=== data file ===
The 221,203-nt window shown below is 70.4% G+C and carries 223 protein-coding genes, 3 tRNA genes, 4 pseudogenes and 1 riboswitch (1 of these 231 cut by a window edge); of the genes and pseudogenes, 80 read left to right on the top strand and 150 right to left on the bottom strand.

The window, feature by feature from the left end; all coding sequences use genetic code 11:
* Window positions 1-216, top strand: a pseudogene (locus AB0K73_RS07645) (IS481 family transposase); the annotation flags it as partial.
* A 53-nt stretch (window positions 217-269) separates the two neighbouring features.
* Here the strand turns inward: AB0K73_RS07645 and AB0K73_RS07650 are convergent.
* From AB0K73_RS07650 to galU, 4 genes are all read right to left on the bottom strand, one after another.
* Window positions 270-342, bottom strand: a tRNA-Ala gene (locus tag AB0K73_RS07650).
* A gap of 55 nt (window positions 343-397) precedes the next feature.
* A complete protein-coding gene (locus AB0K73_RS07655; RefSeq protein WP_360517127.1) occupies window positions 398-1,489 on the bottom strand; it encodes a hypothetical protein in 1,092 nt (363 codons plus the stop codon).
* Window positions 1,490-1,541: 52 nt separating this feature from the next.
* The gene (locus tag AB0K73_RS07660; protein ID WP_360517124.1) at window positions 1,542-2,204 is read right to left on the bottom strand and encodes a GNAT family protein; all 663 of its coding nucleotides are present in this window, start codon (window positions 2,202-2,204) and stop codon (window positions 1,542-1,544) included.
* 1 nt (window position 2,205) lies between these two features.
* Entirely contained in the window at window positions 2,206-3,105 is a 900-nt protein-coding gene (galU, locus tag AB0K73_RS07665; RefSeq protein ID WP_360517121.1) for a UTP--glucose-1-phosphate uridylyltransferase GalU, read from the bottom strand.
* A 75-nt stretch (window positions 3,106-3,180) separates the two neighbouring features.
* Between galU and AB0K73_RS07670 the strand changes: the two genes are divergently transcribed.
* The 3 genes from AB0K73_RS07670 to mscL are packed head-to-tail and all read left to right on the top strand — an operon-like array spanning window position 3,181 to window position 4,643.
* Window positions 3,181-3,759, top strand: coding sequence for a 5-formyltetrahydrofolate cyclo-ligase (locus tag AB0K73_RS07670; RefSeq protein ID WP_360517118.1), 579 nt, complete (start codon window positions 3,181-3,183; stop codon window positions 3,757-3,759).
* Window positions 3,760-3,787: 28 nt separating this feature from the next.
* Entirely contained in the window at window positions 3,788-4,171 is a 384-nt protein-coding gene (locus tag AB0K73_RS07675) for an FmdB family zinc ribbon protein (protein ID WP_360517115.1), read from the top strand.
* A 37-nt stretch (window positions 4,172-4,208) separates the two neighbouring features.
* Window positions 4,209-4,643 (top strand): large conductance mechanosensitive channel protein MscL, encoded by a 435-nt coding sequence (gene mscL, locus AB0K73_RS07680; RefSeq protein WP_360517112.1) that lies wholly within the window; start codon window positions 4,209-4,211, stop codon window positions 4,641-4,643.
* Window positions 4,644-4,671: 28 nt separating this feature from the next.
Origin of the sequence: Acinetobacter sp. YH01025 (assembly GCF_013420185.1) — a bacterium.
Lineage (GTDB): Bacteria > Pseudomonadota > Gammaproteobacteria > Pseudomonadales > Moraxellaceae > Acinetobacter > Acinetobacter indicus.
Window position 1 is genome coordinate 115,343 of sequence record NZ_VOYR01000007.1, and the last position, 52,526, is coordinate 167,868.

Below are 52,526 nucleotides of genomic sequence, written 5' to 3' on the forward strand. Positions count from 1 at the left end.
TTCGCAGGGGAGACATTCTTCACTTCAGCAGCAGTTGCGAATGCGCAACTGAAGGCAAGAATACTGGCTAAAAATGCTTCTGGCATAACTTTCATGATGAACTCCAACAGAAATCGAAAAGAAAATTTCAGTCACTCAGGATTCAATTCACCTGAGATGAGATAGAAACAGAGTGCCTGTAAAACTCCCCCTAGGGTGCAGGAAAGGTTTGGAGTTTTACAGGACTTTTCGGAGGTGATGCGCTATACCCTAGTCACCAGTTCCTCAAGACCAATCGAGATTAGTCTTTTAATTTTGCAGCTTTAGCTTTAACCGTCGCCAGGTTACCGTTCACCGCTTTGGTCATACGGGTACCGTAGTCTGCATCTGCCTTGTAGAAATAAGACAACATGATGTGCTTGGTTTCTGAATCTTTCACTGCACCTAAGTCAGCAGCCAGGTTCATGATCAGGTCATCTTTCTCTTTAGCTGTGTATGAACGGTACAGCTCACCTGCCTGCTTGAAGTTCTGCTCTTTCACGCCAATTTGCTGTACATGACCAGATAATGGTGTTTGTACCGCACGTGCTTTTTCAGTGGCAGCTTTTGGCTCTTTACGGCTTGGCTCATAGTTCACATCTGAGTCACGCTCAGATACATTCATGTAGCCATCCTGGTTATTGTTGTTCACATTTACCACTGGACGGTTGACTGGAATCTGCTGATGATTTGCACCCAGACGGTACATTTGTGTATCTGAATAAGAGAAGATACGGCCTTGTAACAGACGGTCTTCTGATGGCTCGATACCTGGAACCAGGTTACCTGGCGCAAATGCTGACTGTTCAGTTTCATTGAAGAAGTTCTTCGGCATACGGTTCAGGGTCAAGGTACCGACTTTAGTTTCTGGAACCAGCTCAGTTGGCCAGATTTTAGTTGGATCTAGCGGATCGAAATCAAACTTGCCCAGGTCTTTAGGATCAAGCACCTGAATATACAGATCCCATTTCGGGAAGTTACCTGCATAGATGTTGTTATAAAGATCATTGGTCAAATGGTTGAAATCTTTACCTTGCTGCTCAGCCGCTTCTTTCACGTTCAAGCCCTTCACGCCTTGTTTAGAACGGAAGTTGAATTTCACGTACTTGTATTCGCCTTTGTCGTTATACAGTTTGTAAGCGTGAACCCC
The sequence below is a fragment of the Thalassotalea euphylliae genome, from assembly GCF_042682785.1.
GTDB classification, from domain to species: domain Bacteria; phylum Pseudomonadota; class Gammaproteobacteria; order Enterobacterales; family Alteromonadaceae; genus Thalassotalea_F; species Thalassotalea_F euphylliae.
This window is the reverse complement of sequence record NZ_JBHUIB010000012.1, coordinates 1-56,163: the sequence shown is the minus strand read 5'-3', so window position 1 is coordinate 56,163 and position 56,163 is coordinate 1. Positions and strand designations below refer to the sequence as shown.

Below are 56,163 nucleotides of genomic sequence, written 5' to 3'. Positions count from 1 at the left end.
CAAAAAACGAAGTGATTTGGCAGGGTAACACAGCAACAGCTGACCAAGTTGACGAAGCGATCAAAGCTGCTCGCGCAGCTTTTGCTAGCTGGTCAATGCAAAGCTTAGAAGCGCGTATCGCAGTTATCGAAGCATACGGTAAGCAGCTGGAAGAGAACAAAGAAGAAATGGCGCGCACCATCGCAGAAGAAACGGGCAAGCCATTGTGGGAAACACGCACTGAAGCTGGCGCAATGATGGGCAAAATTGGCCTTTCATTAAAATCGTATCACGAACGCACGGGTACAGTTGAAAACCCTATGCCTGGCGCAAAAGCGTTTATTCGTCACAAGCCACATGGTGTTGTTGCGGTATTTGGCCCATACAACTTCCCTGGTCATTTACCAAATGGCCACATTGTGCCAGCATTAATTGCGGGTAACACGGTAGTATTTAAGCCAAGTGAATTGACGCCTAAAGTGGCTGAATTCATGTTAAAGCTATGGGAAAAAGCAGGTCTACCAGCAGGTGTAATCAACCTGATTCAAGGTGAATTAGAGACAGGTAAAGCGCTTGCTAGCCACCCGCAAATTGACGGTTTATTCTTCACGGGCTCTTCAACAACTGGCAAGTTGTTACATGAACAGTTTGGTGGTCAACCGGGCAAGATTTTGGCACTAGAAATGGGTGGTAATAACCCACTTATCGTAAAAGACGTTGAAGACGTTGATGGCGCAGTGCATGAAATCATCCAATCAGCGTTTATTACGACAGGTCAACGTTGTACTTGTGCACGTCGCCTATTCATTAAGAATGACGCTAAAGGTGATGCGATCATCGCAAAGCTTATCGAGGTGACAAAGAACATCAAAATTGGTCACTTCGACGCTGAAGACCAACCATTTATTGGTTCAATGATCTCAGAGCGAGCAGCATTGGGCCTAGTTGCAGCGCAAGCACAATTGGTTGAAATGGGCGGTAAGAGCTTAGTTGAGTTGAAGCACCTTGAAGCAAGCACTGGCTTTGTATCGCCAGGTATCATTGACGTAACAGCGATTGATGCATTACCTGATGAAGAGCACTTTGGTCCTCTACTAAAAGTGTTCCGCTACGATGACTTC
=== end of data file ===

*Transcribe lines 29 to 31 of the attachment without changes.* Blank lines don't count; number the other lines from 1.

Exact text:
GTDB classification, from domain to species: domain Bacteria; phylum Pseudomonadota; class Gammaproteobacteria; order Enterobacterales; family Alteromonadaceae; genus Thalassotalea_F; species Thalassotalea_F euphylliae.
This window is the reverse complement of sequence record NZ_JBHUIB010000012.1, coordinates 1-56,163: the sequence shown is the minus strand read 5'-3', so window position 1 is coordinate 56,163 and position 56,163 is coordinate 1. Positions and strand designations below refer to the sequence as shown.

Below are 56,163 nucleotides of genomic sequence, written 5' to 3'. Positions count from 1 at the left end.